Which native wildflowers have you planted?

botnerd(Z6 MO)January 22, 2007

Well, I've already learned so much during my two days of Gardenweb, what a great place!

So, I have another question:

Are any of you native plant enthusiasts? I would like to landscape my entire yard with plants that are native to the Ozarks. Since I happen to be a botanist by profession, I can RECOGNIZE all of the native plants. However, that doesn't mean I know diddly about how to actually GROW any of them!! : ) I would be interested in hearing success stories (and failures) of different native plants that any of you have tried growing in landscaping.

Especially useful would be info about whether they "behave" well as landscape plants (too agressive, too spindly, etc.) Also, it would be useful to know if the seed you used actually came from Ozarks plants. For instance, you can buy Purple Coneflower (Echinacea purpurea) seeds and they can be labelled as native seed, but the supplier might have actually gotten them from a prairie in Iowa!) And maybe info about the location where you've planted them.

Thanks to anyone with insights and experience to share.

Botnerd (newbie)

Thank you for reporting this comment. Undo
oakleif(z6 AR)

I have some natives. I live on 30 acres of hardwood forest with some open spots and adjoin Nat Forest.I've had good luck with purple coneflowers from stolen seeds.Please don't scold. A ranger and i have a silent non-verbel agreement. Anyway i never know where a new coneflower will come up. I just scattered the original seeds in some scratched dirt in mostly sunny spot.
I do have a liatris plant. Don't remember where i got it. It has'nt spread except around the original plant.

I had a missouri primrose on the Forest and mine boundery.Came up by itself. It died and i cried.

Have some Rattlesnake plaintain,that came up by itself and real plaintain here and there.

Have some small dog roses that were here when we came.

Violets everywhere,native and some were
given me.

Some False Solamans Seal, just came up.

Dwarf iris Rescued from ATV trail. After they multiplied i transplanted some near where i got them but no chance theyed get run over again.

Native fern. Its all over my land. same for virginia creeper which i dearly love. Also Muscadine and wild grape vines. If you keep them trimmed they make a beautiful vine.
Native columbine,my nephew gave me seeds. Lady,s slipper, its only bloomed once but still grows it may need a richer wetter soil tho i try hard to plant in exact conditions i find plants.

I have some more that i can't think of the names right now.

I want some Joe Pye weed and Butterfly plant so bad,but i can never remember exactly where the plants i saw blooming were and i only want local natives.

Later i can give you some seeds or starts of plants. i promise whatever i give you is completely legal.

    Bookmark   January 22, 2007 at 4:21AM
Thank you for reporting this comment. Undo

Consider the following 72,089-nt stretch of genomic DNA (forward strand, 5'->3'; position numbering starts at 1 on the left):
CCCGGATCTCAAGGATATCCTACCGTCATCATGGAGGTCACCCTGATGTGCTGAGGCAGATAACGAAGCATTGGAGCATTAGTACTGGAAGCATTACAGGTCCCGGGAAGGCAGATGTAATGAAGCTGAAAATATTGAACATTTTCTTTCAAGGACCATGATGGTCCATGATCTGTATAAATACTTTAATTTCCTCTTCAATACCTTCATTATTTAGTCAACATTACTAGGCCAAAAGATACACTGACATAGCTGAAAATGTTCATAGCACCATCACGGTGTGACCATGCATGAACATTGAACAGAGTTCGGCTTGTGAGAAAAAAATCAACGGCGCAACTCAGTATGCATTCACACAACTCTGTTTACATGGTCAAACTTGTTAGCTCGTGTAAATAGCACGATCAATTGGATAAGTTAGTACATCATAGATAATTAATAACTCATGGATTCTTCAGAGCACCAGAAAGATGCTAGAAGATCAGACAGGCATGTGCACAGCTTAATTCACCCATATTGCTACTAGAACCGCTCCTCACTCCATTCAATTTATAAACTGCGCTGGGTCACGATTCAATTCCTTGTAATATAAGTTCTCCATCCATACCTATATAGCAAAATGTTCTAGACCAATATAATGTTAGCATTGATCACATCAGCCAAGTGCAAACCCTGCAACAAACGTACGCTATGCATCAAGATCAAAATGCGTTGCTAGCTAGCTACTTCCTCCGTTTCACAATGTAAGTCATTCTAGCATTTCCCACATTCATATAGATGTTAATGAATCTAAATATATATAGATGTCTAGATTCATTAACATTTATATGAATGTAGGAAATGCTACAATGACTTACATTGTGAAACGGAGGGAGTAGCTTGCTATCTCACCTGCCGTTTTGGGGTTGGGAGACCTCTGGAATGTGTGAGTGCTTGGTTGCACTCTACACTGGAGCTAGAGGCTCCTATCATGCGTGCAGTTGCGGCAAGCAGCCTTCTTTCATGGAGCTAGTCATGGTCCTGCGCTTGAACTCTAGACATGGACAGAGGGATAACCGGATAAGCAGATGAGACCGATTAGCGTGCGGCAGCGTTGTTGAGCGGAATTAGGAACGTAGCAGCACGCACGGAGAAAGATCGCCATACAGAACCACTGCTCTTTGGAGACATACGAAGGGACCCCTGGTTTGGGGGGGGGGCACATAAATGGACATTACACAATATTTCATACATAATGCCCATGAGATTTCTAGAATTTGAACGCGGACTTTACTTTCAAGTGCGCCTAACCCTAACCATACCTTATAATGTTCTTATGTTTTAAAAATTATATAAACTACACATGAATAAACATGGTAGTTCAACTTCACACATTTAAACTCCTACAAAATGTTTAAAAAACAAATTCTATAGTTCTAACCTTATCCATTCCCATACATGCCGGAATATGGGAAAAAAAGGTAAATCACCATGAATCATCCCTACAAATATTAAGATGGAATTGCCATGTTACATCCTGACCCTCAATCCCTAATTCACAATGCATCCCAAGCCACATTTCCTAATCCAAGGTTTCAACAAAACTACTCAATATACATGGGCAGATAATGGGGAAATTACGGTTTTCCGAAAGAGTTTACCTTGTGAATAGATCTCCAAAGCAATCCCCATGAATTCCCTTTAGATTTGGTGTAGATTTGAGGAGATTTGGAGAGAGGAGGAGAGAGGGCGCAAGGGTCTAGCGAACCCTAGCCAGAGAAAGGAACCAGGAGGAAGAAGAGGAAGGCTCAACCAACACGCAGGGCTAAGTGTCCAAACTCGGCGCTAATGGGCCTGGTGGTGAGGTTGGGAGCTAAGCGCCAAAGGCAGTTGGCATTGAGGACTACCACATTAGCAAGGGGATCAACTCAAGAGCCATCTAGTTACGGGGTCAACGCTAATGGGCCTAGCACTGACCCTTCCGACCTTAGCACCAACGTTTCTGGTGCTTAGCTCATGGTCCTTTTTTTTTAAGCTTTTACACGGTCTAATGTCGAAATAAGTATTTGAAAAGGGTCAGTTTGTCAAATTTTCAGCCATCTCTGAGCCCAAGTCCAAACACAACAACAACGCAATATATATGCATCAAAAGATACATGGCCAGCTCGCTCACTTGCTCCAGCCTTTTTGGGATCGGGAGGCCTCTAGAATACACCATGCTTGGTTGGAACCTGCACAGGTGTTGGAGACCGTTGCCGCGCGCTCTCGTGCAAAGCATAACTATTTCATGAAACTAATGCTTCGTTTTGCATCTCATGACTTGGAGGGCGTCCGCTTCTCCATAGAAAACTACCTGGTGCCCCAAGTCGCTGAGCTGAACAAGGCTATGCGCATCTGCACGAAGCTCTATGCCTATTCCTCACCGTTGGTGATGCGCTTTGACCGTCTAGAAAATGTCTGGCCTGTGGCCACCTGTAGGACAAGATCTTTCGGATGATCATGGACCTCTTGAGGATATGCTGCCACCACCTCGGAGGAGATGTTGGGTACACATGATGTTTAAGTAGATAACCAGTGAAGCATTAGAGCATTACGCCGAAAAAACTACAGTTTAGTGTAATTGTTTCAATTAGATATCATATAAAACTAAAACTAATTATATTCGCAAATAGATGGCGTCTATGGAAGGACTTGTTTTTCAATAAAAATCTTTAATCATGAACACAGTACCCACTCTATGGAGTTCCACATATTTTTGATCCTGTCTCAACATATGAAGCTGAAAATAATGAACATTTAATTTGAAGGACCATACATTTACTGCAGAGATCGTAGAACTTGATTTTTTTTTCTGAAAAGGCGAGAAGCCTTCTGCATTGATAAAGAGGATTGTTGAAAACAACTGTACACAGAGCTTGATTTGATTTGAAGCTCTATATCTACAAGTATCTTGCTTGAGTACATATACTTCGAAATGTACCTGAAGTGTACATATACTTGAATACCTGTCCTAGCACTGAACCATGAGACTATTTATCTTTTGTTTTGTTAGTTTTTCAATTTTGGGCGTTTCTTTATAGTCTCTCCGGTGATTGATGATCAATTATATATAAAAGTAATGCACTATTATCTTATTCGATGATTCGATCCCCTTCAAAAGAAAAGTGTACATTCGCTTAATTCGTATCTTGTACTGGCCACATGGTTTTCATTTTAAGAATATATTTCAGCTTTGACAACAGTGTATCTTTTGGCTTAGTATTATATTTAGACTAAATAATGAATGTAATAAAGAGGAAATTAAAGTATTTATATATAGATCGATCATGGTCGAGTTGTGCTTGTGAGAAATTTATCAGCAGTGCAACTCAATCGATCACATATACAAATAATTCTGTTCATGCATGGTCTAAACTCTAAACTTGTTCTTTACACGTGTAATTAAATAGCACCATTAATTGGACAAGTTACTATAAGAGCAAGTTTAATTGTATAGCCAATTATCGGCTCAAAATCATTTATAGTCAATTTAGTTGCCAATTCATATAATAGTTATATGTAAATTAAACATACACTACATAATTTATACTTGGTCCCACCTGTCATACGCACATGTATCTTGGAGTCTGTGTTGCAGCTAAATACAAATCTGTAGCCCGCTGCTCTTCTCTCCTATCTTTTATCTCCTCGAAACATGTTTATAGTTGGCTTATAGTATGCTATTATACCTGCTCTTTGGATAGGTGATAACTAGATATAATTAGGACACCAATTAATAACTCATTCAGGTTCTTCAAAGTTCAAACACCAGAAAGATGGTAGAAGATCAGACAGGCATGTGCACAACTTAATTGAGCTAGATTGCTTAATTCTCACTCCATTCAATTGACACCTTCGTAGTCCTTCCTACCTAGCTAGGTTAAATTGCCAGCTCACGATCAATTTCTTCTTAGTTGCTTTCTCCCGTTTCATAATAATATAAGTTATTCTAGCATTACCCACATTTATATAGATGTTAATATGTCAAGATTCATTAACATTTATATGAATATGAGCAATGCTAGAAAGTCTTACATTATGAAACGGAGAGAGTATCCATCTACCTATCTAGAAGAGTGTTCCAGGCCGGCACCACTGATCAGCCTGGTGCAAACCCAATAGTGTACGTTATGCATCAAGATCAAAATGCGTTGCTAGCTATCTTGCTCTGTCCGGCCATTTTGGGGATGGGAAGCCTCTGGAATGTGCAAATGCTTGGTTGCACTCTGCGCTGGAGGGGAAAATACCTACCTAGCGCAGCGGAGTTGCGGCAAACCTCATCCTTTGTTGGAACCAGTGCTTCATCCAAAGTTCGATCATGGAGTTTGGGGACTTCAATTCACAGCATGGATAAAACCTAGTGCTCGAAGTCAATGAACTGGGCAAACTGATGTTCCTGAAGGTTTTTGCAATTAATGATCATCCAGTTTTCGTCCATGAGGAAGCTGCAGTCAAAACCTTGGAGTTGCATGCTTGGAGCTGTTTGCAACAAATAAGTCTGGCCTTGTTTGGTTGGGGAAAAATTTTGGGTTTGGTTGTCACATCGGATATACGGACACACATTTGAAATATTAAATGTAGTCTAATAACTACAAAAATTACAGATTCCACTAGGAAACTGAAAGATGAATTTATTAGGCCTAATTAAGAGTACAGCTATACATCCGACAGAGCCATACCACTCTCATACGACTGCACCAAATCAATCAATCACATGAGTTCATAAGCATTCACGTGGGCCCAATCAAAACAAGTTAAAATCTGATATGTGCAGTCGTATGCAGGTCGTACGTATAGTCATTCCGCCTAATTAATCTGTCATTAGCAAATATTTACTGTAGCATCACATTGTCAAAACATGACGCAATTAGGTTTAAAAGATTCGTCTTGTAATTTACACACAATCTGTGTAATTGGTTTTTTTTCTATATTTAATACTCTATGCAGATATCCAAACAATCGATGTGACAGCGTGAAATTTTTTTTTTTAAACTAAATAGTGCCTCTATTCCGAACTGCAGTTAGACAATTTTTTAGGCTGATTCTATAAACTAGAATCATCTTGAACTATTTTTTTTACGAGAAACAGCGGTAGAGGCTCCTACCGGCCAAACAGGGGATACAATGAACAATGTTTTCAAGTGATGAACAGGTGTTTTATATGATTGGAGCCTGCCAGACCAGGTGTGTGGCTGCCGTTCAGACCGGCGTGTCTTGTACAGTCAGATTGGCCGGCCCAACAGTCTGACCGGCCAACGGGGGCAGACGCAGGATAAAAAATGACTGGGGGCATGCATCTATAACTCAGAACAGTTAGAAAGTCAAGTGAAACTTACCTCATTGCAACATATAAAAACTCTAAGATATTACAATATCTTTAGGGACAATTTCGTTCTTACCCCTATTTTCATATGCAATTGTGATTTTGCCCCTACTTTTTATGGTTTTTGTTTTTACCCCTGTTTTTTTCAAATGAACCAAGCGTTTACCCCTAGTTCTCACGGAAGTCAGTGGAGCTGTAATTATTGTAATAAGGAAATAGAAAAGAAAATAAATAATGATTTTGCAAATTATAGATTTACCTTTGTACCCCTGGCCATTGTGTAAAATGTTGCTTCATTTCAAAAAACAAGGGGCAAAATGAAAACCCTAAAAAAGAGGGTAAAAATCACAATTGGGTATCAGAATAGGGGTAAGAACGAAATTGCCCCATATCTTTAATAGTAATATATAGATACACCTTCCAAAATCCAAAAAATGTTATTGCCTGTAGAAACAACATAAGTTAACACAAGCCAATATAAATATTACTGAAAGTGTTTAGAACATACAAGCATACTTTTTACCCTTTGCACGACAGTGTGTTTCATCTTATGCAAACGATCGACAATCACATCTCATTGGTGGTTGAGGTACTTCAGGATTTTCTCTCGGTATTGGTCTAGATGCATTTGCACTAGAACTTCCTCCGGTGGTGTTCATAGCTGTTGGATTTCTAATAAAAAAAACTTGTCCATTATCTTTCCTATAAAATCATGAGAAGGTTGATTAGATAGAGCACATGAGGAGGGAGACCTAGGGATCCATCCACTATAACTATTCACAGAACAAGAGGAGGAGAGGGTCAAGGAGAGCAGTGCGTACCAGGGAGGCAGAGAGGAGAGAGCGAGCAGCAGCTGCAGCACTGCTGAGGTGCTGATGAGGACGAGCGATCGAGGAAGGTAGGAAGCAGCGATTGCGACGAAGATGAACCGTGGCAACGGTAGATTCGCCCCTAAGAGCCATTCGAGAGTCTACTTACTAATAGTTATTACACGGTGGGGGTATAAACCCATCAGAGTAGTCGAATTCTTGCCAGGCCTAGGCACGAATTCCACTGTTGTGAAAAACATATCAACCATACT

I only have a few but they're planted as ornamentals. I haven't attempted a wildflower meadow or anything like that. I suspect they would be easy to grow, the tricky part would be to keep invasive volunteers out of the area. I did think about planting a meadow for awhile and read several times that it's necessary to plant native grasses along with the flowers, I assume to keep the weeds out and also suspected after doing some reading that I might end up with a big weedy mess if I didn't do everything right.
I have coneflowers, butterfly weed (a. tuberosa), liatris, and baptisia australis in my sunny area and golden seal, wild geranium, Virginia waterleaf, phlox diverticulata, Solomon's seal, twinleaf, bloodroot, and Jacob's ladder in the shade. I planted native columbine in sun and shade last year. Sounds like a lot but some of those I only have one of. Butterfly weed and coneflowers are especially easy to grow from seed.
Some of those shade perennials are under some pretty large hedge trees that were completely uprooted by the ice storm. sniff sniff Hoping we can remove the trees without killing everything.

    Bookmark   January 22, 2007 at 8:41AM
Thank you for reporting this comment. Undo


I really enjoy grow wildflowers. I purchased or traded with people here Ozarks in the past. In 1993, My son and I sow seeds of purple coneflower and butterfly weed. Both butterfly weed and purple coneflower is still growing. I also grow mexican hat, Shata Daisy, Comfery, and Dog Rose. The Dog Rose in white and pink. Last year, I found them between my next door and my yard. Where it came from??

WOW Vicki.. you got really nice wildflowers in your yard! And...please check the picture of monstrus daylily..

    Bookmark   January 22, 2007 at 12:55PM
Thank you for reporting this comment. Undo
botnerd(Z6 MO)

Thanks for all the good ideas. It sounds like you all have some neat plants and yards! I'm going to use some of your ideas in my landscaping.

I think for native shrubs, so far I'm considering Fragrant Sumac and Ninebark. Of course, I HAVE to plant a Sarvisberry, a Dogwood, and a Redbud! That goes without saying. ; ) I'm going to try planting them in a little cluster in my yard so I can watch them bloom near each other.